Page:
To rake or not to rake, that is today's question

Garden Q&A

November 02, 1997

Raking and disposing of leaves is the one simple garden chore most likely to start an argument in our house. Can't I just mow the leaves without bothering to pick them up? My wife thinks the leaves look terrible on the lawn and will kill the grass.

This is a classic yardwork marriage-buster. The answer depends on the number of leaves that fall on your lawn. If after mowing the grass you can still see most of your grass, then it would be OK to leave them. If the leaves completely cover the grass blades after they're mowed, however, your turf could be damaged. Grass in our area doesn't become dormant until well into December. If the grass is covered with leaves for a two-month period, it may not get enough light, air and water.

I remember as a boy seeing young peach, plum and cherry trees with split trunks caused by harsh winter weather. We used to paint the trunks with white paint to prevent splitting bark. Would you recommend applying white paint to protect my new ornamental plum and cherry trees?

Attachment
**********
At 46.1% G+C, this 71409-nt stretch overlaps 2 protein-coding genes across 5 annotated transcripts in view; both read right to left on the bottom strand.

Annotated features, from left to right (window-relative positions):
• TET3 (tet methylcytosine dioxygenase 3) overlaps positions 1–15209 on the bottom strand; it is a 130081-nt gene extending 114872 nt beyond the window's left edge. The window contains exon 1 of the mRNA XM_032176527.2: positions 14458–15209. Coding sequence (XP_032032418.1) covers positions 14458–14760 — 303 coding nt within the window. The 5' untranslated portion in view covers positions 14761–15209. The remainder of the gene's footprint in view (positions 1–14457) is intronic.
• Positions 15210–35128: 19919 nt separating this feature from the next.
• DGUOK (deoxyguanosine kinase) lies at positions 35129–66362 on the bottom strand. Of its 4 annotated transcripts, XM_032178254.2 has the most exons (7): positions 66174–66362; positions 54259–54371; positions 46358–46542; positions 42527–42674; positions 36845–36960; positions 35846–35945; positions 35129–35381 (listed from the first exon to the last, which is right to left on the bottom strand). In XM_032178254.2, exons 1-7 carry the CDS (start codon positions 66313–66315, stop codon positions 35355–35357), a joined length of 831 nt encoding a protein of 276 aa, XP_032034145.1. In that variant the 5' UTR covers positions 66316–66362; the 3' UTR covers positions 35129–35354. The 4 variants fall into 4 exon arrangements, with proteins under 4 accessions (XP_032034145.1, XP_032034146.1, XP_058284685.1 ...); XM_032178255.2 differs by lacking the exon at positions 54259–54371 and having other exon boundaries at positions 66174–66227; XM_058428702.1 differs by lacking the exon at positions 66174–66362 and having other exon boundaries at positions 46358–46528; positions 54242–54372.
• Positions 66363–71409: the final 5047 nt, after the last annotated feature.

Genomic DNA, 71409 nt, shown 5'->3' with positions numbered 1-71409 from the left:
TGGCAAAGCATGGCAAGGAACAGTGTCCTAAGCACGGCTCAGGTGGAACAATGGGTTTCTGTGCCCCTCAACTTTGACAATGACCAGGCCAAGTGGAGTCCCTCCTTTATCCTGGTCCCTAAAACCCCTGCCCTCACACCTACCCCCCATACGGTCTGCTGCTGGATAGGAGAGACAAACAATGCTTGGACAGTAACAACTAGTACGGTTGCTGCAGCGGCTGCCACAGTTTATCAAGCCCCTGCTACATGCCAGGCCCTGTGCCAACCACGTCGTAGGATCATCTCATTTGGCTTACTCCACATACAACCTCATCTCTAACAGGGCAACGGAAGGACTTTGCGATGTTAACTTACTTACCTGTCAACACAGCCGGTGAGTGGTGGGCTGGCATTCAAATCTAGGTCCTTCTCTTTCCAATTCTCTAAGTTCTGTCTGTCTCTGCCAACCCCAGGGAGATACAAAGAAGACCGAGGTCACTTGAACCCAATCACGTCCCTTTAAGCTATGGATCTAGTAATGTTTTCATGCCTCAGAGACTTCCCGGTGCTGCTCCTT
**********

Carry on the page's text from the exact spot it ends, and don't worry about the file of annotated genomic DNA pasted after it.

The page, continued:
Yes. White paint will reflect the sunlight and minimize the temperature fluctuations the tree is exposed to. The cracks are caused by the alternate swelling and freezing of exposed, South-facing trunks during the winter months. Another helpful option widely available today is the tree wrap, which can be wrapped around the exposed trunks and then covered with a white latex paint. Remove the wraps when buds begin to swell in the spring and re-use them next winter.

Checklist

* Protect fig trees from extreme cold weather with an insulating cover of leaves or straw surrounded by wire fencing. Any exposed wood may be killed by sub-freezing temperatures.

* Hasten the composting process by shredding or chopping leaves, spent plants, newspaper, etc., and keeping brush, twigs and other woody materials out of the pile.

Pub Date: 11/02/97

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